The company reports that it has destroyed over 200,000 firearms for 950 agencies nationwide.[16] While GunBusters will destroy the entire gun in exchange for a fee, GunBusters’ president Scott Reed told The New York Times’ investigative reporter Matt McIntire that 98 percent of their clients do not request this option. On The Daily podcast, McIntire points out that local governments can approve contracts like these without close attention to detail.[17] GunBusters clearly states their business model on their website, and agencies themselves are likely aware of the company’s practices.[18] Conversely, those turning in their guns may not be. Participants in buybacks likely want and expect them to be destroyed, an insight Rev. Chris Yaw gathered from attendees at a Detroit-area buybacks’ reluctance to sell their firearms at a higher price to outside buyers that approached them in line.[19

The secondary market created by GunBusters complicates a related policy issue: the ability of police to legally dispose of firearms at all. In the state of Georgia and eight other states, police are prevented from destroying weapons confiscated during criminal investigations.[20] Instead, in most cases, the departments sell these guns at auction in accordance with § 17-5-52 of the Georgia Code.[21,22] Six state senators sponsored legislation during the 2017-2018 session amending this portion of the state’s criminal procedure to allow local departments to decide whether to sell or dispose of confiscated weapons. This initiative, SB323, failed to gain traction.[23]

In North Carolina, another state where police are forbidden from disposing of firearms, police departments across the state are running out of room to store guns. Disinclined to sell the weapons back into circulation, Durham Police Chief Patrice Andrews told WRAL News that her department has leased 20,000 square feet of new warehouse space in part to store seized guns.[24] The cost and liability associated with storing guns further complicate the debate over what police should do with weapons confiscated as evidence or collected through buybacks. What role should local police departments play in controlling gun violence outside of their jurisdiction?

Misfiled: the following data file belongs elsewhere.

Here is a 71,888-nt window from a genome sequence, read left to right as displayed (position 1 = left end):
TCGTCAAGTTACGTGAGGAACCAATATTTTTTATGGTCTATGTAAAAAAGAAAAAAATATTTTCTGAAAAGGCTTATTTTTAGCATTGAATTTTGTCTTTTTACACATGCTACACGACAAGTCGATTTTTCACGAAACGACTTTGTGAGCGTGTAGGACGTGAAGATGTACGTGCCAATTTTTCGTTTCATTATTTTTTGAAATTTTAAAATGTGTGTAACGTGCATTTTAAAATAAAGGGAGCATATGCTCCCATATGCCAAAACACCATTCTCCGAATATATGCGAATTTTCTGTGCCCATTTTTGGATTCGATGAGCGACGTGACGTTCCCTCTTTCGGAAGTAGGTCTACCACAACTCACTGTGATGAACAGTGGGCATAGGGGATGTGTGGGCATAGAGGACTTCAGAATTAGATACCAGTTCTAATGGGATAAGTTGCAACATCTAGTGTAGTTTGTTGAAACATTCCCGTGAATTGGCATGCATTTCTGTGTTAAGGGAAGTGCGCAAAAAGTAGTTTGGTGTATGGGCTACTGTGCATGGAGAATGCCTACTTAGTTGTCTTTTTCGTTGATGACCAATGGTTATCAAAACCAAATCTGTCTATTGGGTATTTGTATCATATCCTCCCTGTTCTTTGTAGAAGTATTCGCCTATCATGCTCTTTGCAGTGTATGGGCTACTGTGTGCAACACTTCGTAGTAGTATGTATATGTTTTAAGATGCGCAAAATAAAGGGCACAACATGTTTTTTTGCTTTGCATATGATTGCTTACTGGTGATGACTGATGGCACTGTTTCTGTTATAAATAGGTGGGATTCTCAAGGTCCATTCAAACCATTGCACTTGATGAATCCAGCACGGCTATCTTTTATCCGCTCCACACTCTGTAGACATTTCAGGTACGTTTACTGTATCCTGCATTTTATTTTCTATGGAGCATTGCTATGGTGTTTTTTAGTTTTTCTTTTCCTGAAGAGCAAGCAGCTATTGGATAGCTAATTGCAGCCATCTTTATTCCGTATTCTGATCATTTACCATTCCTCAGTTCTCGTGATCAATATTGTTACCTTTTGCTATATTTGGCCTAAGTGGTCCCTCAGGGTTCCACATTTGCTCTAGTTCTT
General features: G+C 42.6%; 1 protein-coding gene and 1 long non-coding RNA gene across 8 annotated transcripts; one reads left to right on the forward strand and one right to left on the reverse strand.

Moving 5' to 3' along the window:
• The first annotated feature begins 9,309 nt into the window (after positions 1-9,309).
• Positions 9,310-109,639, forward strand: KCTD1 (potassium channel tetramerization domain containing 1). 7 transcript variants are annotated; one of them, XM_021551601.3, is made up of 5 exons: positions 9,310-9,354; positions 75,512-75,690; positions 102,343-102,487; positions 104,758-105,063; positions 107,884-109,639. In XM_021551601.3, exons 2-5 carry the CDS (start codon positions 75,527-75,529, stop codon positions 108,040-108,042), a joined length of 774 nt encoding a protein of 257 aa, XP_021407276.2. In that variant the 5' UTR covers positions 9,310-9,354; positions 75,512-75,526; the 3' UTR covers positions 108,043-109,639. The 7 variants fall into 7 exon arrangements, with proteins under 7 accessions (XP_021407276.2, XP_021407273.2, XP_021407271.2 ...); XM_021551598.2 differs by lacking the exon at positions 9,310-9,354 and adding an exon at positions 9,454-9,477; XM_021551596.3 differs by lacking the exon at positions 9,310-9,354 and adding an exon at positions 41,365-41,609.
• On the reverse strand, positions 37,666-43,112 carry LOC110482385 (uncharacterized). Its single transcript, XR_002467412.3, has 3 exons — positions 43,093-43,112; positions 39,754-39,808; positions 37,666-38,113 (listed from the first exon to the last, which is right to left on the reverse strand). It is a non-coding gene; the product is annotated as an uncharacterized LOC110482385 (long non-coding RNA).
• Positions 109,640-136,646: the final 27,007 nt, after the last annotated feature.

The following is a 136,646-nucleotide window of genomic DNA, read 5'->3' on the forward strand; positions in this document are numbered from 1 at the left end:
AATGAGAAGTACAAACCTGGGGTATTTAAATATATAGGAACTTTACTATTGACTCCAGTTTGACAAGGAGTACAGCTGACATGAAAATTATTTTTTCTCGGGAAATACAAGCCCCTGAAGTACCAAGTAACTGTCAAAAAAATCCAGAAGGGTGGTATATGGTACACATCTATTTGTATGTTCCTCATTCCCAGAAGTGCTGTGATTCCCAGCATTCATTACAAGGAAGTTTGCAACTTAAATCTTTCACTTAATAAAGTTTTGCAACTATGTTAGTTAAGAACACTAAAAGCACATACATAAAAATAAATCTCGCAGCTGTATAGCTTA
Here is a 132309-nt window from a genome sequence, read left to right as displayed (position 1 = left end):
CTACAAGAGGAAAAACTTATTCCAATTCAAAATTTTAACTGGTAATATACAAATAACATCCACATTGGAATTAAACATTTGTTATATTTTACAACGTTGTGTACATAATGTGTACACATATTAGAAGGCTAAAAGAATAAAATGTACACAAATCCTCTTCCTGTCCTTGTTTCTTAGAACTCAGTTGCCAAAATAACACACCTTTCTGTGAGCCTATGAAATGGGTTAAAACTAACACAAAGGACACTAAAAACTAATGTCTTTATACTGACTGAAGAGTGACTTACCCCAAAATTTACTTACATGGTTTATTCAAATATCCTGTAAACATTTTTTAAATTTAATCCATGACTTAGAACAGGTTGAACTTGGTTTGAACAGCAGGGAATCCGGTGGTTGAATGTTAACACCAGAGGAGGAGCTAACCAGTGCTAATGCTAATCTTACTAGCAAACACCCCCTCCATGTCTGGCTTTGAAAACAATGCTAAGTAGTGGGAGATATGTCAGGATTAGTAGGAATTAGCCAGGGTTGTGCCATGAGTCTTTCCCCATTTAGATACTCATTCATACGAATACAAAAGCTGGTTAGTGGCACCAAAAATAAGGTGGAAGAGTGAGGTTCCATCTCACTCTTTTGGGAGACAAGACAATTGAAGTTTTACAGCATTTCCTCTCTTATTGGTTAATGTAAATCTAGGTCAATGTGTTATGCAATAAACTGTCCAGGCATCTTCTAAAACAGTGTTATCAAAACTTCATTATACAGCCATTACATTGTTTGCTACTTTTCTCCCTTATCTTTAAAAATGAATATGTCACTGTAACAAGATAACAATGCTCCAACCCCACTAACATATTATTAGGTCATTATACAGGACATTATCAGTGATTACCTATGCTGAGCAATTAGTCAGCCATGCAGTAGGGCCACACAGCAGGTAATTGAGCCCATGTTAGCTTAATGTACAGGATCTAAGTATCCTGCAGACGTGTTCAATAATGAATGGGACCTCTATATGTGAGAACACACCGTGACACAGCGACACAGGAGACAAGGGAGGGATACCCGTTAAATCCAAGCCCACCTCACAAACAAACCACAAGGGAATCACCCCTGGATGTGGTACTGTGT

According to Amnesty International, a significant proportion of firearm deaths, in some states, more than half, are caused by suicide and accidents.[25] The Pew Research Center reports that 26,328, or 54 percent, of all gun-related deaths in the U.S. in 2021 were suicides, and 549 were accidental. Additionally, gun deaths among children and teens, who are vulnerable to gun-related accidents, rose 50 percent in just two years.[26] According to the RAND report, a survey of buyback participants in Phoenix and New Haven found that 68 percent turned in a firearm for safety reasons, which included being unable to store the firearm properly, concern that the firearm would be accessed by children or feeling afraid of the firearm.[27] Gun buybacks, regardless of the ability to measure their effect on gun death rates, provide a way for community members to remove guns from their homes while learning more about the importance of gun safety.

It is crucial, however, to consider the implications of facilitating a secondary market of untraceable gun kits online. Combined with a homemade or illegally purchased receiver, these kits can be assembled as untraceable, fully operational “ghost guns.”[28] In 2022, the Department of Justice recovered 25,785 ghost guns in domestic seizures. The nature of ghost guns makes them attractive to dangerous individuals, and they present a problem for law enforcement investigating crime.[29] If buybacks are implemented to provide community members with a safe option for disposing of guns, local officials and police should be aware of the potential impact GunBusters’ practices can have on communities like their own. 

The federal definition of a firearm is unlikely to change in today’s political climate.[30] The responsibility of ensuring that unwanted guns are effectively removed from communities without seeping into others falls to today’s local leaders. The Michigan State Police, GunBusters’ largest client, recently paused the disposal of surrendered or seized firearms in response to the company’s controversial practices.[31] Police departments and local governments in Georgia should examine their ties to similar vendors and the hidden effects of their buyback initiatives. Likewise, Georgia legislators considering changes to police procedure must account for the cost and liability of firearms’ sale, storage and disposal. As the nature of gun violence and regulations surrounding firearms continue to evolve, local and state leaders must seek out evidence-based solutions, listen to their communities and read the fine print.